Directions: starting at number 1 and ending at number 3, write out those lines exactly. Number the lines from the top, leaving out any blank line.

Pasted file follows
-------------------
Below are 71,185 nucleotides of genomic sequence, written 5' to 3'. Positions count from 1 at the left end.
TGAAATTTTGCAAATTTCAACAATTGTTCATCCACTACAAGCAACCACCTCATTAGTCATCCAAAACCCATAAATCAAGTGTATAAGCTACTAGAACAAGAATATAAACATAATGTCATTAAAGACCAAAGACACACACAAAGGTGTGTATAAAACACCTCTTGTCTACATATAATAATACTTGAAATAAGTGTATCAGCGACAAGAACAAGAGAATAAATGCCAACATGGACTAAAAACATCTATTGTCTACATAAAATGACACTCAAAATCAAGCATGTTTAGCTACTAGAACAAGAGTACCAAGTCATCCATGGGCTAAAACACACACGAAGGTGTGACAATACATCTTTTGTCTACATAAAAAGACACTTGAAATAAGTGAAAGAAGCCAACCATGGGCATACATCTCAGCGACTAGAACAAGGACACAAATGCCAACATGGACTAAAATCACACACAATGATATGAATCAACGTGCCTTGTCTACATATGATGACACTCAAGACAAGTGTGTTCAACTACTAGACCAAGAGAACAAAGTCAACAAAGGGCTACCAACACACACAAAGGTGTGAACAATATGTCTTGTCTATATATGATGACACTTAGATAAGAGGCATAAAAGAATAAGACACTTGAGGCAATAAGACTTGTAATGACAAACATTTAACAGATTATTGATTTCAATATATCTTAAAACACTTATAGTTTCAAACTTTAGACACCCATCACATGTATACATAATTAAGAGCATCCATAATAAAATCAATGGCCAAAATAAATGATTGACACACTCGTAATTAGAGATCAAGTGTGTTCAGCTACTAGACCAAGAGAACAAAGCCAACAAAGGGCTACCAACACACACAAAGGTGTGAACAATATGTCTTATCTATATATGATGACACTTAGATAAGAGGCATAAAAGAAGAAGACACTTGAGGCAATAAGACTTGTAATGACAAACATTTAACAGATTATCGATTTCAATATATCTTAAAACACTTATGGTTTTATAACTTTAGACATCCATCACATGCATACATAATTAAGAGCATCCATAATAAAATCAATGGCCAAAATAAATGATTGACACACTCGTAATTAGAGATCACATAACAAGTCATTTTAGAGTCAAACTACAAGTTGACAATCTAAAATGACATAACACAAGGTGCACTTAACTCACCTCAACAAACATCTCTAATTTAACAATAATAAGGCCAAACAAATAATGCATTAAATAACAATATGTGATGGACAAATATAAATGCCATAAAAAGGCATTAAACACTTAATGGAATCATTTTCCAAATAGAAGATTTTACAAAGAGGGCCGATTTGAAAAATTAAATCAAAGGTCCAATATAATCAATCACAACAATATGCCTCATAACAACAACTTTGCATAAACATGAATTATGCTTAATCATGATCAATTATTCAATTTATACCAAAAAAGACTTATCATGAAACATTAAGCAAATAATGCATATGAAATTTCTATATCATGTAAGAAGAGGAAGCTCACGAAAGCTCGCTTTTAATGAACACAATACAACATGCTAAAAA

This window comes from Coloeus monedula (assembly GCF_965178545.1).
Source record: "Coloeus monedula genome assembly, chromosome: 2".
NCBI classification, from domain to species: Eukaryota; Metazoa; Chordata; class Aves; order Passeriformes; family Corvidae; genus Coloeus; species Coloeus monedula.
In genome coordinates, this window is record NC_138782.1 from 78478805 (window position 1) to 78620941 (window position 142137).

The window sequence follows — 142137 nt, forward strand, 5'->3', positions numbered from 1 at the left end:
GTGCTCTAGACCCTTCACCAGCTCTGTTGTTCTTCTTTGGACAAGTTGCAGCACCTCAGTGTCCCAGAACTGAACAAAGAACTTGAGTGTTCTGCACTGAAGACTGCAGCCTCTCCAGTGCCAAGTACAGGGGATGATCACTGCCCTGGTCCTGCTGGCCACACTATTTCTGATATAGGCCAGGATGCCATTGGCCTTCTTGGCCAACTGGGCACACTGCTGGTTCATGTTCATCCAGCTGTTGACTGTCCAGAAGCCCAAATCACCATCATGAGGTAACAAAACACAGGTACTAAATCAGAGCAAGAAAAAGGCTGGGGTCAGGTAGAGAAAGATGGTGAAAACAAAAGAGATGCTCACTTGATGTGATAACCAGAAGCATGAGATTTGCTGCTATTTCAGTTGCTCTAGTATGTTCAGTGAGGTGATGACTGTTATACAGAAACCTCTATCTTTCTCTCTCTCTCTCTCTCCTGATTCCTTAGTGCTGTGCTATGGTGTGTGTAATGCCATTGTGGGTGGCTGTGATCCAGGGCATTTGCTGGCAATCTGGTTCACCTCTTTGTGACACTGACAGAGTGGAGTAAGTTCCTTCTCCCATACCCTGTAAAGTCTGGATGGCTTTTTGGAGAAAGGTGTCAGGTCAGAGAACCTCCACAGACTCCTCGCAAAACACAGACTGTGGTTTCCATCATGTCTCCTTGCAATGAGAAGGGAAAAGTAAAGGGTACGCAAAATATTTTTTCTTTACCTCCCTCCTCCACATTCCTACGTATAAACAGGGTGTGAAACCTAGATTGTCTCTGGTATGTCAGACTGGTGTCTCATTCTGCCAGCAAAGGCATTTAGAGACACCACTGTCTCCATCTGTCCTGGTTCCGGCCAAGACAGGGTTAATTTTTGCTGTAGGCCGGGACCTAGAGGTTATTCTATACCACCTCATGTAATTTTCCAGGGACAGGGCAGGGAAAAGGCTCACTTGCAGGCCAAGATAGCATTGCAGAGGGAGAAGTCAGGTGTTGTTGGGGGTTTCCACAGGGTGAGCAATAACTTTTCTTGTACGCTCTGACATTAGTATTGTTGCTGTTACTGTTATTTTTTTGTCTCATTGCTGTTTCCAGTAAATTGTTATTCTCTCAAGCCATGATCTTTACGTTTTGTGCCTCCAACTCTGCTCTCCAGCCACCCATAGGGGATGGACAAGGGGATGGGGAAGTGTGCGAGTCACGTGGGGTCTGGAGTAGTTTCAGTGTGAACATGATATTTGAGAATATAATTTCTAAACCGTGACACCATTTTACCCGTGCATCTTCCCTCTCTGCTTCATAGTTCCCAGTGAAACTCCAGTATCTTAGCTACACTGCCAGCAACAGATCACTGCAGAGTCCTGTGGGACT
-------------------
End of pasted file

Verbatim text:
Below are 71,185 nucleotides of genomic sequence, written 5' to 3'. Positions count from 1 at the left end.
TGAAATTTTGCAAATTTCAACAATTGTTCATCCACTACAAGCAACCACCTCATTAGTCATCCAAAACCCATAAATCAAGTGTATAAGCTACTAGAACAAGAATATAAACATAATGTCATTAAAGACCAAAGACACACACAAAGGTGTGTATAAAACACCTCTTGTCTACATATAATAATACTTGAAATAAGTGTATCAGCGACAAGAACAAGAGAATAAATGCCAACATGGACTAAAAACATCTATTGTCTACATAAAATGACACTCAAAATCAAGCATGTTTAGCTACTAGAACAAGAGTACCAAGTCATCCATGGGCTAAAACACACACGAAGGTGTGACAATACATCTTTTGTCTACATAAAAAGACACTTGAAATAAGTGAAAGAAGCCAACCATGGGCATACATCTCAGCGACTAGAACAAGGACACAAATGCCAACATGGACTAAAATCACACACAATGATATGAATCAACGTGCCTTGTCTACATATGATGACACTCAAGACAAGTGTGTTCAACTACTAGACCAAGAGAACAAAGTCAACAAAGGGCTACCAACACACACAAAGGTGTGAACAATATGTCTTGTCTATATATGATGACACTTAGATAAGAGGCATAAAAGAATAAGACACTTGAGGCAATAAGACTTGTAATGACAAACATTTAACAGATTATTGATTTCAATATATCTTAAAACACTTATAGTTTCAAACTTTAGACACCCATCACATGTATACATAATTAAGAGCATCCATAATAAAATCAATGGCCAAAATAAATGATTGACACACTCGTAATTAGAGATCAAGTGTGTTCAGCTACTAGACCAAGAGAACAAAGCCAACAAAGGGCTACCAACACACACAAAGGTGTGAACAATATGTCTTATCTATATATGATGACACTTAGATAAGAGGCATAAAAGAAGAAGACACTTGAGGCAATAAGACTTGTAATGACAAACATTTAACAGATTATCGATTTCAATATATCTTAAAACACTTATGGTTTTATAACTTTAGACATCCATCACATGCATACATAATTAAGAGCATCCATAATAAAATCAATGGCCAAAATAAATGATTGACACACTCGTAATTAGAGATCACATAACAAGTCATTTTAGAGTCAAACTACAAGTTGACAATCTAAAATGACATAACACAAGGTGCACTTAACTCACCTCAACAAACATCTCTAATTTAACAATAATAAGGCCAAACAAATAATGCATTAAATAACAATATGTGATGGACAAATATAAATGCCATAAAAAGGCATTAAACACTTAATGGAATCATTTTCCAAATAGAAGATTTTACAAAGAGGGCCGATTTGAAAAATTAAATCAAAGGTCCAATATAATCAATCACAACAATATGCCTCATAACAACAACTTTGCATAAACATGAATTATGCTTAATCATGATCAATTATTCAATTTATACCAAAAAAGACTTATCATGAAACATTAAGCAAATAATGCATATGAAATTTCTATATCATGTAAGAAGAGGAAGCTCACGAAAGCTCGCTTTTAATGAACACAATACAACATGCTAAAAA

This window comes from Coloeus monedula (assembly GCF_965178545.1).